1998
Teaching Primary Songs
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“Teaching Primary Songs,” Ensign, Apr. 1998, 73

Teaching Primary Songs

Leading music in Primary may appear simple, but it can actually be a very complex task. By learning a few basic teaching techniques, music leaders can be more effective in teaching children the Primary songs.

The first step in teaching children new songs is to review any new words and have the children practice pronouncing them. If children understand what they are singing about, they will not only better remember the words but they will also better comprehend the meaning of the song.

To begin teaching the song, the music leader can break up the song into short phrases—maybe six to seven words at a time—that are more easily remembered. Sing each phrase several times, and direct the children’s listening as they practice. For example, if you are teaching the song “Listen, Listen” (Children’s Songbook, p. 107), you can say to the children, “As I sing this song, listen carefully to hear what you should do when you have to make a choice.” Directing their listening will help children to understand and remember the gospel principle being taught through music.

Help the children learn the rhythm of any unusual timing in the melody by quietly clapping as they sing or by listening as the pianist plays that part several times.

Another idea is to link phrases. Sing each phrase only with the preceding phrase instead of starting the song over each time a new phrase is added. When all the phrases of the song have been practiced and linked together, sing the entire song.

Additional helps for music leaders can be found in the Children’s Songbook, p. 300, and in the video How to Teach a Song to Children (item no. 53005).

Pictures often help the children remember each song phrase. Caution should be exercised when using rebus-style pictures because they can be confusing, especially to younger children. For example, don’t use an eye to represent “I” or a Halloween-style ghost for the Holy Ghost. Pictures should accurately represent the words they are portraying, reinforce gospel principles, and reflect the spirit of the song.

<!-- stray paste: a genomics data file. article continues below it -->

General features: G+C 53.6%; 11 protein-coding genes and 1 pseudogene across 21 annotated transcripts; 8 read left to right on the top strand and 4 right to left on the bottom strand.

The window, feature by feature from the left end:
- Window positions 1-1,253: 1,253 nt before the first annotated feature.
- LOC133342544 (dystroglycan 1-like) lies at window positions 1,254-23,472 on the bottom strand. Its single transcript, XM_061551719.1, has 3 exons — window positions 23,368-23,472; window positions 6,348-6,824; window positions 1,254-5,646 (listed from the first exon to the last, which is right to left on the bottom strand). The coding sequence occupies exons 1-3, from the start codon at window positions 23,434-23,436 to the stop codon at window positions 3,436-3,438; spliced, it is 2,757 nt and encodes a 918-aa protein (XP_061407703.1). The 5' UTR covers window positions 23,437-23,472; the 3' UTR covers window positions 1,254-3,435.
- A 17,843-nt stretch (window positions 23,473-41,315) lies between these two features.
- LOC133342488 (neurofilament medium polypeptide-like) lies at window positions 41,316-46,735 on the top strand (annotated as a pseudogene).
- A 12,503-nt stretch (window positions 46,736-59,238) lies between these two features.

Another helpful technique is to involve children physically while learning a song. Encourage movement by teaching songs with the suggested actions or have the children help improvise actions. Clapping or using rhythm instruments to keep time can also help children learn. Another idea is to sometimes find someone to teach the words to the song using American Sign Language.

Besides teaching children new songs, music leaders can add interest to singing time through a variety of activities. One leader held up a cardboard bee when the children were to hum the melody. When the bee disappeared, they were to sing the words again. Letting children select songs from a hat or bouquet of flowers or other visual aid adds interest. Using a “barometer” that measures how well children are singing can serve as an incentive to sing better. Playing only a part of a melody and letting children guess what song it is helps them recognize and remember songs. And dressing up in simple costumes adds fun.

As music leaders, we can help children find joy in singing. With help from the Spirit, we can testify of gospel principles as we teach children to praise the Lord in song.—Delores DeVictoria, Antioch, California

Illustrated by Kay Stevenson

Photography by Tamra Hamblin